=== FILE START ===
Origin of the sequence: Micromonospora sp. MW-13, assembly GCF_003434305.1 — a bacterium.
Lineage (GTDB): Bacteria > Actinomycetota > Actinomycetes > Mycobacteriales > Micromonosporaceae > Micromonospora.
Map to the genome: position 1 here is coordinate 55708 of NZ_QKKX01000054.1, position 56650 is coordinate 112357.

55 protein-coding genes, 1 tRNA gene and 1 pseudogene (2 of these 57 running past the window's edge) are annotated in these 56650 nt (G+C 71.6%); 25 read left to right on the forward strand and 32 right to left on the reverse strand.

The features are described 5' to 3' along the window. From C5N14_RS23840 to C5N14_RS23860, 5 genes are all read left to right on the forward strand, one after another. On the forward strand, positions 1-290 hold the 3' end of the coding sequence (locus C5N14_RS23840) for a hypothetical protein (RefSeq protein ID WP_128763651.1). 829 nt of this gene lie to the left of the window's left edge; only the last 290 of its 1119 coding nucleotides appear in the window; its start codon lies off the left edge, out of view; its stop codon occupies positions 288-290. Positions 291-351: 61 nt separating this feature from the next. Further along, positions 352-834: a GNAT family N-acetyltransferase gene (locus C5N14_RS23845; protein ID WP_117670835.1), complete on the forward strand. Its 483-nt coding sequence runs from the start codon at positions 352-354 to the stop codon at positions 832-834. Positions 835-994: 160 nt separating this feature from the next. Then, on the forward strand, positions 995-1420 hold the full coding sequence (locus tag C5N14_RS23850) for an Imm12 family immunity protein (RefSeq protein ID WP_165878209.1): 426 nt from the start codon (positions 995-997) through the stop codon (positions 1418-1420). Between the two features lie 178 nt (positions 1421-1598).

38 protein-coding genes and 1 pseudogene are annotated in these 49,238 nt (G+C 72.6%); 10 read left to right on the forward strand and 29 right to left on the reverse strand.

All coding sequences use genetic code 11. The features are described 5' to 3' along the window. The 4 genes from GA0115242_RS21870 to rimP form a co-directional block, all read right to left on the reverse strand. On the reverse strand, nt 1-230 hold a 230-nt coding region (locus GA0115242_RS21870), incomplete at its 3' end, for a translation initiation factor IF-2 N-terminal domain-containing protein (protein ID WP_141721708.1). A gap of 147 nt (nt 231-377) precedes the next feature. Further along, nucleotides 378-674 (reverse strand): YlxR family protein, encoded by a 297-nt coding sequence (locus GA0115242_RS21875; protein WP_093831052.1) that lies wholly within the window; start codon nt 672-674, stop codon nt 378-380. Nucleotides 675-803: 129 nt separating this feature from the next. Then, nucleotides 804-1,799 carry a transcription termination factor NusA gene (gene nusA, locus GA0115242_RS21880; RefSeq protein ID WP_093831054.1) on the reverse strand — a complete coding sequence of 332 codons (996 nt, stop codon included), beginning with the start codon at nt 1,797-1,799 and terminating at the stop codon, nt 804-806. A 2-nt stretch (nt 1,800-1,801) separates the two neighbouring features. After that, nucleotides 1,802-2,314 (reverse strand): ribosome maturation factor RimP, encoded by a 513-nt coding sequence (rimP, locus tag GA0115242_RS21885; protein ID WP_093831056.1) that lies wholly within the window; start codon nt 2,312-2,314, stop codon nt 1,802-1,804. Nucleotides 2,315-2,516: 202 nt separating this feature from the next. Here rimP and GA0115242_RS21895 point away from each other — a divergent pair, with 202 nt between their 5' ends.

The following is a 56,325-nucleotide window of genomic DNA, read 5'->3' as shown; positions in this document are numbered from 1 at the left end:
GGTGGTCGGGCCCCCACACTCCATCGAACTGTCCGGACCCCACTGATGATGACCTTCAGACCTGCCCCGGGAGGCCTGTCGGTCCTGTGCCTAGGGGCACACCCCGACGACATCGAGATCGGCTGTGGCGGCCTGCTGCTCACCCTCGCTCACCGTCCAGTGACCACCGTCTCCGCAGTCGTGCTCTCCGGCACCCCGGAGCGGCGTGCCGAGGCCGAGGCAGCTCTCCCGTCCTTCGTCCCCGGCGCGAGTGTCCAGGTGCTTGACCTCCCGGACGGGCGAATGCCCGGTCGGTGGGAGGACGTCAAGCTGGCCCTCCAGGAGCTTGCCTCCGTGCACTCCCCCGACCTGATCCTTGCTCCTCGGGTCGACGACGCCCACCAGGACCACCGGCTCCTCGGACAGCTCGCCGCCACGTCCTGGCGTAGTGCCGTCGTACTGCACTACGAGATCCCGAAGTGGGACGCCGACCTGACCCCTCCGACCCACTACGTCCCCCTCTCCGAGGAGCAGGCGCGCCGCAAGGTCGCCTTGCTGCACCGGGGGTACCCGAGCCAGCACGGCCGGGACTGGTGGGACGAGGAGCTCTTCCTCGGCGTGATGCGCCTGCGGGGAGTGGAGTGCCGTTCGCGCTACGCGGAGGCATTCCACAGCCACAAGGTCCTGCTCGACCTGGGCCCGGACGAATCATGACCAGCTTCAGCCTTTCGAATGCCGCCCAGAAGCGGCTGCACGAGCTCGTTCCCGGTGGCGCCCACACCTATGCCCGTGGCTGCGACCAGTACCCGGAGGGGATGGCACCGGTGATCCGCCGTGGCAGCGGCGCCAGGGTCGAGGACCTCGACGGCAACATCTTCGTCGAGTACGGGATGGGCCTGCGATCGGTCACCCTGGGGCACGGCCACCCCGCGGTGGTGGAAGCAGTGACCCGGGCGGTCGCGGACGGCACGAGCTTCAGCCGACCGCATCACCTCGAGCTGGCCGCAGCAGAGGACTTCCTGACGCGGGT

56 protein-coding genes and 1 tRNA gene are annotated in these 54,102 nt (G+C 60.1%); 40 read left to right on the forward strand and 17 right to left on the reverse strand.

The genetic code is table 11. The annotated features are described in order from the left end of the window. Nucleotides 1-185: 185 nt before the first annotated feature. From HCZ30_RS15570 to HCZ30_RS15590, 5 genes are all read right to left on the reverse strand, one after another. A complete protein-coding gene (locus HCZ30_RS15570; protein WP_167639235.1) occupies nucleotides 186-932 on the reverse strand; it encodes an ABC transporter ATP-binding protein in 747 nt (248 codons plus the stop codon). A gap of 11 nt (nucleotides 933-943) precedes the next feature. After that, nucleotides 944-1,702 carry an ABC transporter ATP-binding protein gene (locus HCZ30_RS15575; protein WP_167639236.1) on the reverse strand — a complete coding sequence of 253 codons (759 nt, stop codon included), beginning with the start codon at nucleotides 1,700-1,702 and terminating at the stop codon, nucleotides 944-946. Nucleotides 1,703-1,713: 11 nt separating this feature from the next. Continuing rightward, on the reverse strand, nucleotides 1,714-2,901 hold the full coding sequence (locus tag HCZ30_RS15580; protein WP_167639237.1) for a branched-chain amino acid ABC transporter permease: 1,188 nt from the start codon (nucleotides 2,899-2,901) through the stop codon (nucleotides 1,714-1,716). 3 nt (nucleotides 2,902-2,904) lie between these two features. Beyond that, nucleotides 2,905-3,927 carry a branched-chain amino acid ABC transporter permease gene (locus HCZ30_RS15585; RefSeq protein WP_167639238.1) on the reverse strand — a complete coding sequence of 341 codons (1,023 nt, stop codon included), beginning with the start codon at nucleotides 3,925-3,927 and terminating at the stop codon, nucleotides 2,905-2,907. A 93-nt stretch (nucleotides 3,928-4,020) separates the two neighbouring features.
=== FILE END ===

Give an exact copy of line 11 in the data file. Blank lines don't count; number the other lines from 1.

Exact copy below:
The genetic code is table 11. The annotated features are described in order from the left end of the window. Nucleotides 1-185: 185 nt before the first annotated feature. From HCZ30_RS15570 to HCZ30_RS15590, 5 genes are all read right to left on the reverse strand, one after another. A complete protein-coding gene (locus HCZ30_RS15570; protein WP_167639235.1) occupies nucleotides 186-932 on the reverse strand; it encodes an ABC transporter ATP-binding protein in 747 nt (248 codons plus the stop codon). A gap of 11 nt (nucleotides 933-943) precedes the next feature. After that, nucleotides 944-1,702 carry an ABC transporter ATP-binding protein gene (locus HCZ30_RS15575; protein WP_167639236.1) on the reverse strand — a complete coding sequence of 253 codons (759 nt, stop codon included), beginning with the start codon at nucleotides 1,700-1,702 and terminating at the stop codon, nucleotides 944-946. Nucleotides 1,703-1,713: 11 nt separating this feature from the next. Continuing rightward, on the reverse strand, nucleotides 1,714-2,901 hold the full coding sequence (locus tag HCZ30_RS15580; protein WP_167639237.1) for a branched-chain amino acid ABC transporter permease: 1,188 nt from the start codon (nucleotides 2,899-2,901) through the stop codon (nucleotides 1,714-1,716). 3 nt (nucleotides 2,902-2,904) lie between these two features. Beyond that, nucleotides 2,905-3,927 carry a branched-chain amino acid ABC transporter permease gene (locus HCZ30_RS15585; RefSeq protein WP_167639238.1) on the reverse strand — a complete coding sequence of 341 codons (1,023 nt, stop codon included), beginning with the start codon at nucleotides 3,925-3,927 and terminating at the stop codon, nucleotides 2,905-2,907. A 93-nt stretch (nucleotides 3,928-4,020) separates the two neighbouring features.